Our nature is completely opposite to love for the neighbor. I only love myself. All of my calculations, whether conscious or unconscious, are built exclusively on personal benefit.
The way I sit, the way I look, the way I think, and what I see—all of this is funneled through the filter of my egoism, leaving me only with the things that can benefit me or pose a threat. Everything has to serve my personal well-being. That is my nature.
However, I have to achieve universal bestowal, universal love, the Creator’s eternal force, eternal life. And to do that, I need to do preliminary exercises in the group. That is why Rabash continues:
Love for the neighbor is possible only when you reject yourself.
One comes instead of the other. Bestowal and reception cannot live together with each other.
I have 613 desires and as a whole my desire acts only for its own sake. This is the situation at the beginning. Then I begin to cut away from it “piece by piece,” starting with the easiest desires and progressing to the most difficult ones.
That is how I correct myself, step by step, and instead of a part of the egoistic desire, I acquire the desire to bestow. In the meantime, in the rest of my desires I still remain in the intention "for my own sake." That is how I correct parts of me.
However, there is a condition: If I have corrected at least one of my desires for the sake of bestowal, then the rest can no longer remain in the egoistic intention. That is why they have to undergo restriction.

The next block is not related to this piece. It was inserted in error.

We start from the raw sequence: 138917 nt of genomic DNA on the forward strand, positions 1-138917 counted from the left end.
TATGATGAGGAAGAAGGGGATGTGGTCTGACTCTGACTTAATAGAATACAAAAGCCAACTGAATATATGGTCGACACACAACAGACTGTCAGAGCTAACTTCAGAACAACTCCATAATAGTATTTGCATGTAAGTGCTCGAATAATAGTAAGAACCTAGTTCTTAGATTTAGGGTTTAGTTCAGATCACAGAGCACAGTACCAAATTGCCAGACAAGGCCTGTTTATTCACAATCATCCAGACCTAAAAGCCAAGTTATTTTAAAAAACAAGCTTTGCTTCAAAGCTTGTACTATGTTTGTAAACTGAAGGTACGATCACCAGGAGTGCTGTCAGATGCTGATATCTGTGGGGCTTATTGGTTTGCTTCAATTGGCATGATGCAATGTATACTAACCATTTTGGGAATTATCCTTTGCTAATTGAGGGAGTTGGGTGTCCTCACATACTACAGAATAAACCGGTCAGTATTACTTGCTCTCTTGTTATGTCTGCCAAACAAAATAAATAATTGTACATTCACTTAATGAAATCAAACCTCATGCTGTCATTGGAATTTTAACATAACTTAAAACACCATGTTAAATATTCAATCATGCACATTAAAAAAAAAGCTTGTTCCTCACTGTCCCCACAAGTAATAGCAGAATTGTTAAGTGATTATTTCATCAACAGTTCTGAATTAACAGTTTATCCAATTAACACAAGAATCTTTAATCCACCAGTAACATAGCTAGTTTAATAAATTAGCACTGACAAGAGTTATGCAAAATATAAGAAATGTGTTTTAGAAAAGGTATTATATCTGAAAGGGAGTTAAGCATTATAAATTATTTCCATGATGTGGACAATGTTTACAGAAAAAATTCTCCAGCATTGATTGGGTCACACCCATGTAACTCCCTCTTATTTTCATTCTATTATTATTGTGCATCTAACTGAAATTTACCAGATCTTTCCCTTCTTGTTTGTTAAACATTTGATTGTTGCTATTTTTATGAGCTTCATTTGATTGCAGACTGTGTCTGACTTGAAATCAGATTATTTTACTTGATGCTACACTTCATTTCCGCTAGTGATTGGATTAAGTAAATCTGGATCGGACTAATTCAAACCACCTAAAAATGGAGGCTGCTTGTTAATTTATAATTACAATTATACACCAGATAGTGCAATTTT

I have a large vessel and at first it is entirely aimed at self-benefit. First of all I make a restriction and only then am I able to transform the first, smallest desire to bestowal to others.
Thus, I have a great desire. I make a restriction on it and then I cut off the thinnest layer of myself. From that piece, I am able to perform bestowal. In the meantime, restriction reigns over all the other desires. Then I cut off the second layer, then the third, and that is how I correct them one after another.
Two desires cannot exist in one person: one aimed at himself and one aimed at bestowal. After all, they are opposite to one another. In order to be able to acquire even the smallest desire of bestowal, all the other desires have to be restricted.
From the 5th lesson at the WE! Convention on 4/1/11